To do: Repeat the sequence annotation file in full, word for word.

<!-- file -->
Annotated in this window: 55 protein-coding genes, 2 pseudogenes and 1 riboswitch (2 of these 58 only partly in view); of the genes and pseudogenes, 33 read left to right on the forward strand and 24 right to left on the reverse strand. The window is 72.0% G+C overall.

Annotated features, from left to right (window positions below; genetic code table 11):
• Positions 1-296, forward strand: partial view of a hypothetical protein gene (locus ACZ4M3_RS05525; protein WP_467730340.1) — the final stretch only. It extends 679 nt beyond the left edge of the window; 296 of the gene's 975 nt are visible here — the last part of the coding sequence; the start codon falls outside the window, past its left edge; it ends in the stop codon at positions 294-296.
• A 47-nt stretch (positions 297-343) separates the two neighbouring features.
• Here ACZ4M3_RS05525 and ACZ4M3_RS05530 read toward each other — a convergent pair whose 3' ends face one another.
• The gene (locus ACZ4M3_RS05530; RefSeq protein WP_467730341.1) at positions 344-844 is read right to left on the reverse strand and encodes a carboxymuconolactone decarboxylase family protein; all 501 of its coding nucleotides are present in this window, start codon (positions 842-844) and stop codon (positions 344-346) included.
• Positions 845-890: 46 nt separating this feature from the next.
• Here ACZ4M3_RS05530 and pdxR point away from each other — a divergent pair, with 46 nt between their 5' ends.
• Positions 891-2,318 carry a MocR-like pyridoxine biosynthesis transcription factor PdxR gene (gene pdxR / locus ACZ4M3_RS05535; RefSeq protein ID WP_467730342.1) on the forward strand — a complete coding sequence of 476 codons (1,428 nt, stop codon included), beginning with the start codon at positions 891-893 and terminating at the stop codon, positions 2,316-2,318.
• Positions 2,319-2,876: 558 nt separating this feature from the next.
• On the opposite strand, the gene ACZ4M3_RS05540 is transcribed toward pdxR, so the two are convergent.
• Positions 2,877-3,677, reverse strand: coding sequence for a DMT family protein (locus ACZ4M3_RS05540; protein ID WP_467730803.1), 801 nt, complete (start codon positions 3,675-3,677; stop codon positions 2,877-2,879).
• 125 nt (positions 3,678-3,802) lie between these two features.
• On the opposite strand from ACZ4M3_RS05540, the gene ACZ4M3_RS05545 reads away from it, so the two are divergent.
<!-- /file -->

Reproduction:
Annotated in this window: 55 protein-coding genes, 2 pseudogenes and 1 riboswitch (2 of these 58 only partly in view); of the genes and pseudogenes, 33 read left to right on the forward strand and 24 right to left on the reverse strand. The window is 72.0% G+C overall.

Annotated features, from left to right (window positions below; genetic code table 11):
• Positions 1-296, forward strand: partial view of a hypothetical protein gene (locus ACZ4M3_RS05525; protein WP_467730340.1) — the final stretch only. It extends 679 nt beyond the left edge of the window; 296 of the gene's 975 nt are visible here — the last part of the coding sequence; the start codon falls outside the window, past its left edge; it ends in the stop codon at positions 294-296.
• A 47-nt stretch (positions 297-343) separates the two neighbouring features.
• Here ACZ4M3_RS05525 and ACZ4M3_RS05530 read toward each other — a convergent pair whose 3' ends face one another.
• The gene (locus ACZ4M3_RS05530; RefSeq protein WP_467730341.1) at positions 344-844 is read right to left on the reverse strand and encodes a carboxymuconolactone decarboxylase family protein; all 501 of its coding nucleotides are present in this window, start codon (positions 842-844) and stop codon (positions 344-346) included.
• Positions 845-890: 46 nt separating this feature from the next.
• Here ACZ4M3_RS05530 and pdxR point away from each other — a divergent pair, with 46 nt between their 5' ends.
• Positions 891-2,318 carry a MocR-like pyridoxine biosynthesis transcription factor PdxR gene (gene pdxR / locus ACZ4M3_RS05535; RefSeq protein ID WP_467730342.1) on the forward strand — a complete coding sequence of 476 codons (1,428 nt, stop codon included), beginning with the start codon at positions 891-893 and terminating at the stop codon, positions 2,316-2,318.
• Positions 2,319-2,876: 558 nt separating this feature from the next.
• On the opposite strand, the gene ACZ4M3_RS05540 is transcribed toward pdxR, so the two are convergent.
• Positions 2,877-3,677, reverse strand: coding sequence for a DMT family protein (locus ACZ4M3_RS05540; protein ID WP_467730803.1), 801 nt, complete (start codon positions 3,675-3,677; stop codon positions 2,877-2,879).
• 125 nt (positions 3,678-3,802) lie between these two features.
• On the opposite strand from ACZ4M3_RS05540, the gene ACZ4M3_RS05545 reads away from it, so the two are divergent.